Assembly candidate Etta Waterfield has secured the endorsement of polarizing Sheriff Joe Arpaio of Maricopa County, Ariz., who bills himself as “America’s toughest sheriff,” but has also been investigated for alleged civil rights and labor code violations.
The presence of Arpaio in an Assembly race in his neighboring state illustrates the role that illegal immigration has come to play in the Republican campaign for California’s 33rd Assembly District.
Four Republicans are seeking to replace Sam Blakeslee, who could not run again because of term limits. They are San Luis Obispo County Supervisor Katcho Achadjian, San Luis Obispo financial planner Matt Kokkonen, Paso Robles City Councilman Fred Strong, and Waterfield.
Democrat Hilda Zacarias, an accountant and Santa Maria city councilwoman, is unopposed in the June 8 primary, as is Libertarian Paul Polson, an Arroyo Grande carpenter.
Among Republicans, the quest for the nomination became a race to the right when Arizona passed an anti-illegal immigrant law. Many critics have said that, in seeking to address a serious social and economic problem, it violated the U.S. Constitution and invited racial profiling.
Its backers deny that, and add that Arizona was right to address a problem that the federal government had too long ignored.
Kokkonen called for passage of a similar law in California and challenged his opponents to support him. None did, although all said illegal immigration is a problem.
All the Republican candidates, and Democrat Zacarias, said the federal government needs to do more to fix the problem.
Arpaio, sheriff of Maricopa County, which includes Phoenix, was a highly visible anti-illegal immigrant icon before the Arizona law passed. The bill gave him an even wider audience.
In announcing Arpaio’s endorsement, Waterfield, a former Santa Maria planning commissioner, said his backing “continues to establish her reputation as a ‘tough on illegal immigration’ candidate.”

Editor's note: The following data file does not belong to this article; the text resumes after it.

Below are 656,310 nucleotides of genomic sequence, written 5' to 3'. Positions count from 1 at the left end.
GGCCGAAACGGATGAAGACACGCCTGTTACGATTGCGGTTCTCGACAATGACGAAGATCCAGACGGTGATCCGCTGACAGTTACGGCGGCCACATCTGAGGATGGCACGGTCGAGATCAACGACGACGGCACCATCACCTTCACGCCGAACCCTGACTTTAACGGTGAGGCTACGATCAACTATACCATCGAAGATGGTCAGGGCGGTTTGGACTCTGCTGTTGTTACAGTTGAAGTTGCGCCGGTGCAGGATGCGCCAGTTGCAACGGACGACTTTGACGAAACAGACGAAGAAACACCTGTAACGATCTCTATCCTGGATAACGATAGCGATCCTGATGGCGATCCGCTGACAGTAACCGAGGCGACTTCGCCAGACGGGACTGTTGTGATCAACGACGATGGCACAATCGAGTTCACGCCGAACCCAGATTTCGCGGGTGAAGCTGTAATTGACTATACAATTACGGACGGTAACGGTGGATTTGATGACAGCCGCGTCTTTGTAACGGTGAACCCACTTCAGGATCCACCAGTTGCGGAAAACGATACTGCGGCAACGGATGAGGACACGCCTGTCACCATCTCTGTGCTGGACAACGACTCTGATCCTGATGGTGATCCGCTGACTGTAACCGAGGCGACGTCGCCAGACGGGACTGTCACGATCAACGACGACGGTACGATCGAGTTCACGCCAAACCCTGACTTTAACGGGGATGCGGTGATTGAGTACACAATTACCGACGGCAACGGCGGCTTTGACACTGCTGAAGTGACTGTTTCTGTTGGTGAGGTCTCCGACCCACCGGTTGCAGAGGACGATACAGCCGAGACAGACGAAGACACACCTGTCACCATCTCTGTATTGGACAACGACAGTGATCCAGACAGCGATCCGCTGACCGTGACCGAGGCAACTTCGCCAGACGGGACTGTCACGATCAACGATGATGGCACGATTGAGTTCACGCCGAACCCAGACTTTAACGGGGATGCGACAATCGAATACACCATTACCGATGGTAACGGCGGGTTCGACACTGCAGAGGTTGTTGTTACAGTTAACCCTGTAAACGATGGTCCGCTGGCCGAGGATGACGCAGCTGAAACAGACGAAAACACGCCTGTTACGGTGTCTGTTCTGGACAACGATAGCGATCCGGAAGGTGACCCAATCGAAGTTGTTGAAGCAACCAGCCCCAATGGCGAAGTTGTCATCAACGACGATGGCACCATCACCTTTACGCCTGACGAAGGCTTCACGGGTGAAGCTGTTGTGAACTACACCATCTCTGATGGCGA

“A country that ceases to protect its borders is a country that has lost touch with reality,” Arpaio said in a news release issued by Waterfield.
“The reality is that we are being bankrupted by the massive waves of immigration coming across our borders,” he went on. “Furthermore, we are letting in hundreds of thousands of dangerous criminals who only prey upon our citizens.”
“This has to stop and I am proud to support those who will stand by me on this issue. That’s why I am supporting Etta Waterfield,” he said. “She will fight alongside me for ironclad immigration reform that can’t be swayed by special interests.”
The sheriff has been the subject of a panoply of charges and accusations over the years.
For example, the Justice Department’s Civil Rights Division looked into whether Arpaio’s office engaged in “patterns or practices of discriminatory police practices and unconstitutional searches and seizures,” according to published reports.
Last year, the Arizona Department of Labor began investigating whether Arpaio was refusing to pay detention officers for overtime.
Arpaio also famously used chain gangs and housed inmates in a “Tent City” in the desert and made prisoners wear pink underwear.
All that brought protests but also considerable support from those who lauded him for being tough on law-breakers.